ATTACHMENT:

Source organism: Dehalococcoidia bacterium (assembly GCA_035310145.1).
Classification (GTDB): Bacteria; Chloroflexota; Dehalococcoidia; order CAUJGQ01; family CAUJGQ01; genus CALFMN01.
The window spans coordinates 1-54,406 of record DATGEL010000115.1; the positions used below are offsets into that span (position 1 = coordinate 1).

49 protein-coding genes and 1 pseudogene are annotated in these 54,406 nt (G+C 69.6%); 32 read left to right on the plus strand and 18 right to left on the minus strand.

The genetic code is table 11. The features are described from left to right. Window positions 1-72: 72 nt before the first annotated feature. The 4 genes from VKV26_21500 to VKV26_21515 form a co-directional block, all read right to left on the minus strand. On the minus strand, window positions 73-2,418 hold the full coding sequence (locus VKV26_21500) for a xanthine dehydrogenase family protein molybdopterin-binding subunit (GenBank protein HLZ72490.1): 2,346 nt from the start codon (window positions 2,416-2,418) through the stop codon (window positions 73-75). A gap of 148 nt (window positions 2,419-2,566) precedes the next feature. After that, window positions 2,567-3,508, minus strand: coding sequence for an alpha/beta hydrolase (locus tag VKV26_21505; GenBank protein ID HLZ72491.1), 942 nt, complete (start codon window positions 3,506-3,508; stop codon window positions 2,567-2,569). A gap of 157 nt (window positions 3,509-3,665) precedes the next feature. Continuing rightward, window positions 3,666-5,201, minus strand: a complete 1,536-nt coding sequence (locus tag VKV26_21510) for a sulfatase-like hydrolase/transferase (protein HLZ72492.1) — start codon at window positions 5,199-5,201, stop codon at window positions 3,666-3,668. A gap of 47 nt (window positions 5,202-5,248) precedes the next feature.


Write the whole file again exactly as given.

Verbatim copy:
Source organism: Dehalococcoidia bacterium (assembly GCA_035310145.1).
Classification (GTDB): Bacteria; Chloroflexota; Dehalococcoidia; order CAUJGQ01; family CAUJGQ01; genus CALFMN01.
The window spans coordinates 1-54,406 of record DATGEL010000115.1; the positions used below are offsets into that span (position 1 = coordinate 1).

49 protein-coding genes and 1 pseudogene are annotated in these 54,406 nt (G+C 69.6%); 32 read left to right on the plus strand and 18 right to left on the minus strand.

The genetic code is table 11. The features are described from left to right. Window positions 1-72: 72 nt before the first annotated feature. The 4 genes from VKV26_21500 to VKV26_21515 form a co-directional block, all read right to left on the minus strand. On the minus strand, window positions 73-2,418 hold the full coding sequence (locus VKV26_21500) for a xanthine dehydrogenase family protein molybdopterin-binding subunit (GenBank protein HLZ72490.1): 2,346 nt from the start codon (window positions 2,416-2,418) through the stop codon (window positions 73-75). A gap of 148 nt (window positions 2,419-2,566) precedes the next feature. After that, window positions 2,567-3,508, minus strand: coding sequence for an alpha/beta hydrolase (locus tag VKV26_21505; GenBank protein ID HLZ72491.1), 942 nt, complete (start codon window positions 3,506-3,508; stop codon window positions 2,567-2,569). A gap of 157 nt (window positions 3,509-3,665) precedes the next feature. Continuing rightward, window positions 3,666-5,201, minus strand: a complete 1,536-nt coding sequence (locus tag VKV26_21510) for a sulfatase-like hydrolase/transferase (protein HLZ72492.1) — start codon at window positions 5,199-5,201, stop codon at window positions 3,666-3,668. A gap of 47 nt (window positions 5,202-5,248) precedes the next feature.